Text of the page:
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Guest Column

The last chance for the middle class
By Jim Fabiano
Aug 6, 2014 - 12:25:50 AM

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As I was trying to kill some time waiting for my car to be repaired I happened on to BBC News on my cell phone. One of the leading stories had to do with Market Basket and how its employees are supporting an ex-CEO. Remember, I am on an international web site that had this story sandwiched between the Ukrainian conflict and a massive explosion in China.

This took me by surprise. How could a local story about a grocery store I've been shopping at for the past three decades have any interest around the world? The answer is obvious because the world is full of middle class people who are trying to survive. There is also a very small majority of wealthy people who were lucky to be at the right place at the right time. The problem is the wealthy people want more wealth in their lives while the middle class simply want a life.

The controversy surrounds an individual. His name is Arthur T. Demoulas. If you ask any Market Basket employee they will tell you Artie T. is the type of person they've always wanted to work for because he actually cares about the people that work for him and the customers he serves. Rumor is Artie T. has been to every wedding and funeral in the Boston area for the past 15 years.

This is an odd type of work stoppage because the employees aren't asking for more money or bonuses. They are not looking for health care or more sick leaves. They have all this because Market Basket has always been known for treating their employees with respect and honesty. Led by Artie T. the company has this strange philosophy that a good days work deserves a good days pay.

The employees walked out on their jobs in defense of not just Artie T. who was ousted on June 25, 2014, they are protesting a leadership change that is defined by an erosion of the company's commitment to middle class workers and shoppers.

Market Basket, during the leadership of Artie T. was very profitable. It made an estimated $217 million in profit on $4.6 billion in revenues last year. But, Artie T's cousin Arthur S reportedly wanted to pay the shareholders more money and thus lower the profit sharing of the employees and eventually raise the prices for the customers. In other words, there was a struggle between the shareholders who wanted more profits and Artie T. who wanted to reinvest the profits into his employees and the business. We all know Artie T. lost and the shareholders won.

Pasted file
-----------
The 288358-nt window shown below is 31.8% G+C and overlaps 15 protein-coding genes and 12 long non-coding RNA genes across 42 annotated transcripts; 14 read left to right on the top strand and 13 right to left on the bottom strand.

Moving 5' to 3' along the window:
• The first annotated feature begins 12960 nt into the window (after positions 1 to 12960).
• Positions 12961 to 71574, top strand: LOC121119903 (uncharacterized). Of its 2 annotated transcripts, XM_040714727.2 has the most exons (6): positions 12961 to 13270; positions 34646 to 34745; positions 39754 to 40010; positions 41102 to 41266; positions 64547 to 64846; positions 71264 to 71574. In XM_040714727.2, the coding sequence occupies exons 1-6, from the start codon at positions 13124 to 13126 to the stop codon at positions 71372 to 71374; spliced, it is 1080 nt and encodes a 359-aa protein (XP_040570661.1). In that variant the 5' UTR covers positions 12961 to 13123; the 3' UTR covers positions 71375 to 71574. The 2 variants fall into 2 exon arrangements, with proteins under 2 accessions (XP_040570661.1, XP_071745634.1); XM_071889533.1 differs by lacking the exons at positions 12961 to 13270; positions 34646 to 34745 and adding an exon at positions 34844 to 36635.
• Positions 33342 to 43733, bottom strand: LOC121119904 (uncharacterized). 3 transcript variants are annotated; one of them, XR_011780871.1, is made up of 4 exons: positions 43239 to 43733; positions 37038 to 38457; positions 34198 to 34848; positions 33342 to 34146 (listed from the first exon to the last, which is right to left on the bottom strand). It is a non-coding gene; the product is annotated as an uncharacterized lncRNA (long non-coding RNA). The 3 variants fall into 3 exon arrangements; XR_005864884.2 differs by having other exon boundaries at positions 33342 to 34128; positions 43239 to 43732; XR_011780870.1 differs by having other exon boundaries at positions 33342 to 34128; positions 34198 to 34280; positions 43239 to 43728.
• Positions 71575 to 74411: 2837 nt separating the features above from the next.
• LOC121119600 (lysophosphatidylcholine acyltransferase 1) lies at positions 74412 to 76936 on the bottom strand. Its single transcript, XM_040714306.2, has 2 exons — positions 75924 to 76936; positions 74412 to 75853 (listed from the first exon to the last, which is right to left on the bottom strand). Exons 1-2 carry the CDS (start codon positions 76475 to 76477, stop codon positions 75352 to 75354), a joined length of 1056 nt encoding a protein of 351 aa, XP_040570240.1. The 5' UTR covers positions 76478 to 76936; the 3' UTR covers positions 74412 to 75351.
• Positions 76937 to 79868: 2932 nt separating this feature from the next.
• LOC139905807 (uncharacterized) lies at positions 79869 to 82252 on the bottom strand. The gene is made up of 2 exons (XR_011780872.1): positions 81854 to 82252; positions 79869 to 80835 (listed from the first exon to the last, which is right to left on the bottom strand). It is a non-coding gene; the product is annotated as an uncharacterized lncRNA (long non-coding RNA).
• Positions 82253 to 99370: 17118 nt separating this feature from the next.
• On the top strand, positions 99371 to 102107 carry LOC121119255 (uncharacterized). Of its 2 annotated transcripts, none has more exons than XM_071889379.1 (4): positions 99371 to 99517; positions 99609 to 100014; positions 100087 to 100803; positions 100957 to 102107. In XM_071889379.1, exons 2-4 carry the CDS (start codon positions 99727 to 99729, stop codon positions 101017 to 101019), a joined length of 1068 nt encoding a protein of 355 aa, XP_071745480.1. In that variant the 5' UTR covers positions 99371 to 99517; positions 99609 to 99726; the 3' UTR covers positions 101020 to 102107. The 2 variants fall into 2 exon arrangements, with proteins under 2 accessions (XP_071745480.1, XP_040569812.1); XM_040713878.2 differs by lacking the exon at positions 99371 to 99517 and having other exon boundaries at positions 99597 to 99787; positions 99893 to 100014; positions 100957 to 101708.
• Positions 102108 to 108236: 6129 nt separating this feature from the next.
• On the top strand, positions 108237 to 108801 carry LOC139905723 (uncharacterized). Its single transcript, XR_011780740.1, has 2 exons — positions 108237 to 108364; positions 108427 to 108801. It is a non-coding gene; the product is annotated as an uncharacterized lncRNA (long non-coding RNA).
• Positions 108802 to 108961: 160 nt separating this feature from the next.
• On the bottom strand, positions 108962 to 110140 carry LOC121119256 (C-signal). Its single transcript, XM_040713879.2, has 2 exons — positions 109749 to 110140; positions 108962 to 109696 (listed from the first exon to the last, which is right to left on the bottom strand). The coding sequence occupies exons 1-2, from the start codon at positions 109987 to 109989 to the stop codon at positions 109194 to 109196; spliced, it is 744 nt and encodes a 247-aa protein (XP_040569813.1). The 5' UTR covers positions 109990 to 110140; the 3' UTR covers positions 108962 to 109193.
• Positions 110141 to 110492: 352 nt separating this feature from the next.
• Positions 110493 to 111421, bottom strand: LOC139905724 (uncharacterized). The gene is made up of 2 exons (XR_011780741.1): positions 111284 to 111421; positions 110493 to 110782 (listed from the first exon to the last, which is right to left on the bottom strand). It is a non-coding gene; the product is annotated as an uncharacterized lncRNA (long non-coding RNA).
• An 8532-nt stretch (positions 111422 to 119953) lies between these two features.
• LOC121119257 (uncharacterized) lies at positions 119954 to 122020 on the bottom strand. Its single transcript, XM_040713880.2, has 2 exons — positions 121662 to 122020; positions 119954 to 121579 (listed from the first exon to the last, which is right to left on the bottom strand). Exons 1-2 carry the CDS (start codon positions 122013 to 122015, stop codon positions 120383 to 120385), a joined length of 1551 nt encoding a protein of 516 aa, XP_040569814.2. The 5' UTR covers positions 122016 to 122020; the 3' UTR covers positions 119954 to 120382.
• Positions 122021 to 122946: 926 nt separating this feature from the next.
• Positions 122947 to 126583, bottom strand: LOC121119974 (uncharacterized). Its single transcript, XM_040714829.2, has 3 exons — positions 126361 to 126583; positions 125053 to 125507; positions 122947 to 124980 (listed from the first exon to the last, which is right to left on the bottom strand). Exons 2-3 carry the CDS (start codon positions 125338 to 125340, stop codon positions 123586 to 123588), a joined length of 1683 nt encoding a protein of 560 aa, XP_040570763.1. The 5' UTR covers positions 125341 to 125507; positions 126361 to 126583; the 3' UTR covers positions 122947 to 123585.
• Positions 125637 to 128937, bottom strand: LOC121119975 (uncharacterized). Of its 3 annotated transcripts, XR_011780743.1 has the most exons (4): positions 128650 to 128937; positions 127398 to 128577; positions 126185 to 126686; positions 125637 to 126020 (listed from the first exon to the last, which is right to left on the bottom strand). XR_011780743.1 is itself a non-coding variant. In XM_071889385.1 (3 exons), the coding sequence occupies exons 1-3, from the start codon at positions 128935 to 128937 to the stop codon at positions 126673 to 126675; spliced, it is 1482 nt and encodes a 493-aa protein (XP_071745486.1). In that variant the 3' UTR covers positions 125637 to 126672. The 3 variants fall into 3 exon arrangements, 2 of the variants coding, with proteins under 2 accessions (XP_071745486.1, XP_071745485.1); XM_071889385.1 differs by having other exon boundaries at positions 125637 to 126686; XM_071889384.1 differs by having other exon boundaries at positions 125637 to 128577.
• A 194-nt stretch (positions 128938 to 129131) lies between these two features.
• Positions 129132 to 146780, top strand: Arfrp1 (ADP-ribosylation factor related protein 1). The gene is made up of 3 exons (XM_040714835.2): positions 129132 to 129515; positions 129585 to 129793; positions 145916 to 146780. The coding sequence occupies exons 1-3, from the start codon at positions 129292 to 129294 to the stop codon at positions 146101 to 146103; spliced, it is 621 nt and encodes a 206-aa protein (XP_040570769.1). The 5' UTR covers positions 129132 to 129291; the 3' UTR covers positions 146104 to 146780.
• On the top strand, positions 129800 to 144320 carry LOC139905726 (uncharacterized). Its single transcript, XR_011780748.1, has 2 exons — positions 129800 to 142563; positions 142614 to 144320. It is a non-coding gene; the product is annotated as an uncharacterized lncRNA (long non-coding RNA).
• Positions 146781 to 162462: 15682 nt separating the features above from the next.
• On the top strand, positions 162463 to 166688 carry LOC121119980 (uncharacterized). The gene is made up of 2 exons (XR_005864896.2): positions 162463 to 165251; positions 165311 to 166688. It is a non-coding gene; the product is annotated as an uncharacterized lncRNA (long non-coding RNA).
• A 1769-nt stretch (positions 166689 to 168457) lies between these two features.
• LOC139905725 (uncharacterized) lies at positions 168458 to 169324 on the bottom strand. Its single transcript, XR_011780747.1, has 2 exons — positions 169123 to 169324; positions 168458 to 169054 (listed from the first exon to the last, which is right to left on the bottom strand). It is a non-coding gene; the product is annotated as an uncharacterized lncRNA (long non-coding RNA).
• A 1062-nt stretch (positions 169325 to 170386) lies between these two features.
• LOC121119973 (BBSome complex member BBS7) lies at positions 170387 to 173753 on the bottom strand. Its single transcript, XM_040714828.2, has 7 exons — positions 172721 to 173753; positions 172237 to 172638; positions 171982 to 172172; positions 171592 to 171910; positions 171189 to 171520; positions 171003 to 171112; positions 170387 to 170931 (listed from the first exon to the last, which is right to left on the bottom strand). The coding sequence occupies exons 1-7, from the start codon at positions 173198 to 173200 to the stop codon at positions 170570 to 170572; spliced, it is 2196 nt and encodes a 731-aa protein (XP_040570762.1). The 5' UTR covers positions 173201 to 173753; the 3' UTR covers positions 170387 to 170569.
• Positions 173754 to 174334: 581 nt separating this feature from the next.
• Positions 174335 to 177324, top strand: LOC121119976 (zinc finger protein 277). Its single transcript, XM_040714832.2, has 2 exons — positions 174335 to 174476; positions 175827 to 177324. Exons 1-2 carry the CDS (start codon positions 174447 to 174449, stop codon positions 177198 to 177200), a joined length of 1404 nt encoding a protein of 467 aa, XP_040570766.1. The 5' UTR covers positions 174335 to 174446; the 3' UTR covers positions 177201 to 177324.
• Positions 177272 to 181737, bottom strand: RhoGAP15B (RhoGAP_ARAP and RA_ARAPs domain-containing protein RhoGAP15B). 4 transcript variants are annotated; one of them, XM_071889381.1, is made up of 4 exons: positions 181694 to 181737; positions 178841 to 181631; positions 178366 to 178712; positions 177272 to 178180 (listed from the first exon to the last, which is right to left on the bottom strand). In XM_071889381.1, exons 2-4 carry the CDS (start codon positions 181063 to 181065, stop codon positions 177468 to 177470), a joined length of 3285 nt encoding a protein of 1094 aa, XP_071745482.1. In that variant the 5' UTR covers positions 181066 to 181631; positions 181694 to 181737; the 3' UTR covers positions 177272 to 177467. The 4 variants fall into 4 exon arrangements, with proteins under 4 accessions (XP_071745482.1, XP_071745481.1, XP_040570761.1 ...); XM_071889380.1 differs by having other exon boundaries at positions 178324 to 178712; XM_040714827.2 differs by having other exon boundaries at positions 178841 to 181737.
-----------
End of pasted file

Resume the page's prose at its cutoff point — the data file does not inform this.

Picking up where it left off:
Who are these shareholders and just how powerful is this corporation. During the last Presidential Election in 2012, Romney had a bit of a debate with people who were listening to his campaign:

"Corporations!" a protester shouted, apparently urging Romney to raise taxes on corporations that have benefited from loopholes in the tax code.

"Corporations! "Corporations are people, my friend," Romney said.

Some people in the front of the audience shouted, "No, they're not!"

"Of course they are," Romney said. "Everything corporations earn ultimately goes to people. Where do you think it goes?"

This exchange seems to be brought back to light in that it represents what is going on between Artie T. and the employees of Market Basket with the corporate "people" of Arthur S. The facts are that Arthur S has both the power and the law on his side. Even though three New England States have stated the corporation can't fire its protesting employees and hire new ones. The corporation snubbed its nose to elected officials and as far as I know is still building job fairs so they can replace the people who support Artie T.

The protest of grocery store workers versus the giant corporation who simply wants to make more money clearly demonstrates what is going on in our nation. If the corporations win people will lose their jobs and the people taking the jobs over will make less money and receive fewer benefits. The corporations will receive these profits. Across our nation whole cities are experiencing this now with the bankruptcy of Detroit and other smaller cities throughout our nation. Most economists admit that more will follow.

The concept that corporations are people is simply a lie. This lie has been proven over and over throughout our nation's and the world's history. The Market Basket story supporting their white knight, Artie T. will simply be another chapter of this ongoing history. But, can you imagine the shock on all the non- faces of corporations if Artie T. could actually win.

Jim Fabiano is a teacher and writer living in York, Maine

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